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Nearly all sports-related college scholarships limit a student to four complete years of playing eligibility. However, there is an exception to this rule called redshirting. An injured or academically struggling player can elect to sit out of competitive play for a year, which still allows him to participate for the entire four years of eligibility. This player is called a redshirt, although he or she may wear the standard uniform and sit with the team during games or matches.
The origin of the term redshirt appears to be a missing piece of college sports lore, but the concept has been around for decades. In a real world scenario, a promising high school recruit may become injured before enrolling in college or disabled during early practices. If this player spent even one minute on the field during a sanctioned competition, he would lose an entire year of eligibility. The coach may ask this player to become a redshirt for the first academic year. This would allow the player to return as a sophomore, although in scholarship terms, he would be considered a redshirt freshman.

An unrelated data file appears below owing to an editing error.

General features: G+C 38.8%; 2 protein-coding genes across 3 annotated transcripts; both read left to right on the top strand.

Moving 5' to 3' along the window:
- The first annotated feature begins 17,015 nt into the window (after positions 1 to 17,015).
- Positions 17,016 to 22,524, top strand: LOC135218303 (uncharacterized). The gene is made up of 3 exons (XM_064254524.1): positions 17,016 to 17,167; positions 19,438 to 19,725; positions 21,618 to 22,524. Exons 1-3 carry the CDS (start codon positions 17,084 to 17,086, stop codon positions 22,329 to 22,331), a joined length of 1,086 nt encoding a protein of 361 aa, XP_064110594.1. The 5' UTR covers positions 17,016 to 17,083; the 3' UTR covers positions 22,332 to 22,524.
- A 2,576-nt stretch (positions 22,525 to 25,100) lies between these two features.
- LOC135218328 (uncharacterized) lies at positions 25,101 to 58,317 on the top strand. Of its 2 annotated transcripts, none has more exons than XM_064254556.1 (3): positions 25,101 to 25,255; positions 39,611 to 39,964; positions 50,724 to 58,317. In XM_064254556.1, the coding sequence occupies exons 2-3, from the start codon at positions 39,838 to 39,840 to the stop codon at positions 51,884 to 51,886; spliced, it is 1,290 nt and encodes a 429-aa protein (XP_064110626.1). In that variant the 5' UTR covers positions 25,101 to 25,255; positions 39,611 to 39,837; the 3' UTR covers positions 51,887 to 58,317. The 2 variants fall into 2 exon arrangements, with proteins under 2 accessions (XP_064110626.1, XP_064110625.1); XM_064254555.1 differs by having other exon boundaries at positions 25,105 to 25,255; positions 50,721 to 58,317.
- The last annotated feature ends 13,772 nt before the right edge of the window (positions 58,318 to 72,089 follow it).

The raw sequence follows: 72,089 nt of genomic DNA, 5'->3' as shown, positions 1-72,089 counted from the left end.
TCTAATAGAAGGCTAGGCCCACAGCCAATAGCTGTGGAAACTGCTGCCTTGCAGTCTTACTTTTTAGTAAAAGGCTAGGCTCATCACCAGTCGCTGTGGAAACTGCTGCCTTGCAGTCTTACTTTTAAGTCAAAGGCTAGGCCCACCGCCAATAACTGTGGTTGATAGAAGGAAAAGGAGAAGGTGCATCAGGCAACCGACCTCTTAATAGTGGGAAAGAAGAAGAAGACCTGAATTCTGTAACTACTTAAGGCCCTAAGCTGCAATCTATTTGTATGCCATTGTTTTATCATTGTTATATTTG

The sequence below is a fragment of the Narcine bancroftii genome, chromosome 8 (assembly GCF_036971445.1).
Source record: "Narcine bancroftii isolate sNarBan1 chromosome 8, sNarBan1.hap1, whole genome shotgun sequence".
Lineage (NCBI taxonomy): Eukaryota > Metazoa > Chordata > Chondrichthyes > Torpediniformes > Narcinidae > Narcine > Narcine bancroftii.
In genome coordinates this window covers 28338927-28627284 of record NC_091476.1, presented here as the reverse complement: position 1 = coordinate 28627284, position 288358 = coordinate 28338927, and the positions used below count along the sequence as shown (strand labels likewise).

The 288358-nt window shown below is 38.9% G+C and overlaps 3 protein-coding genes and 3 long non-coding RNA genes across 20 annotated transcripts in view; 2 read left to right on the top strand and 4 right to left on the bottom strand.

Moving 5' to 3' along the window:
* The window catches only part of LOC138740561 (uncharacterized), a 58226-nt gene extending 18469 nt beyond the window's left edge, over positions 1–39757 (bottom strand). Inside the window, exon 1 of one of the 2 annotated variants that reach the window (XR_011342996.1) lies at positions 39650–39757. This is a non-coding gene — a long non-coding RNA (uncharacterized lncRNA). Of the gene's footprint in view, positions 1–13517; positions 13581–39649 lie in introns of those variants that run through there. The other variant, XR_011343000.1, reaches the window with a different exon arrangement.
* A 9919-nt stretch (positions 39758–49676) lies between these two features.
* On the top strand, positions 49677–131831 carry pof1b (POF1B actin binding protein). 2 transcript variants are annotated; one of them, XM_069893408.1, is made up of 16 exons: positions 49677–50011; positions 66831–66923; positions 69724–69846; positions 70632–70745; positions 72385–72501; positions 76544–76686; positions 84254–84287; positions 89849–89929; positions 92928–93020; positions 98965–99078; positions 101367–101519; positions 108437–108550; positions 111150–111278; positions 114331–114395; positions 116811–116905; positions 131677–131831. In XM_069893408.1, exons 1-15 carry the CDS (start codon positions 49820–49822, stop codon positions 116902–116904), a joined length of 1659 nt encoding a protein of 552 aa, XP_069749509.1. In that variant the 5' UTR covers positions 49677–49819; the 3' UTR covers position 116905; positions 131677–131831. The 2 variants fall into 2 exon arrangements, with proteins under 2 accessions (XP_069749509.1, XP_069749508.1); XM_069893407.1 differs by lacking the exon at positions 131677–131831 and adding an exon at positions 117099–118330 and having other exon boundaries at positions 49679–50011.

Another reason a player on scholarship might choose to become a redshirt is academic progress. Adjusting to a full college curriculum on top of responsibilities as an athlete can be difficult for some players. One way to relieve the stress is to become a redshirt for one academic year. Once the student has had sufficient time to shore up his or her classroom performance, returning to the team the next year may not be nearly as stressful.
A redshirt athlete is not restricted from the peripheral activities of the team. He can still attend practice sessions, team meetings and workouts, but he cannot participate competitively. In the case of a serious injury, a redshirt player would most likely spend much of her downtime in a supervised rehabilitation center. A medical professional may have to clear her for the next playing season before she is allowed to suit up again. Instructors can also place a redshirt player on academic probation if his grades fall below an established minimum.
The redshirt exception to scholarship eligibility can only be used for one academic year under most circumstances.
In the Late 1940's and 1950's, the old practice uniforms were a dull white and the defense were given red vests to show the difference.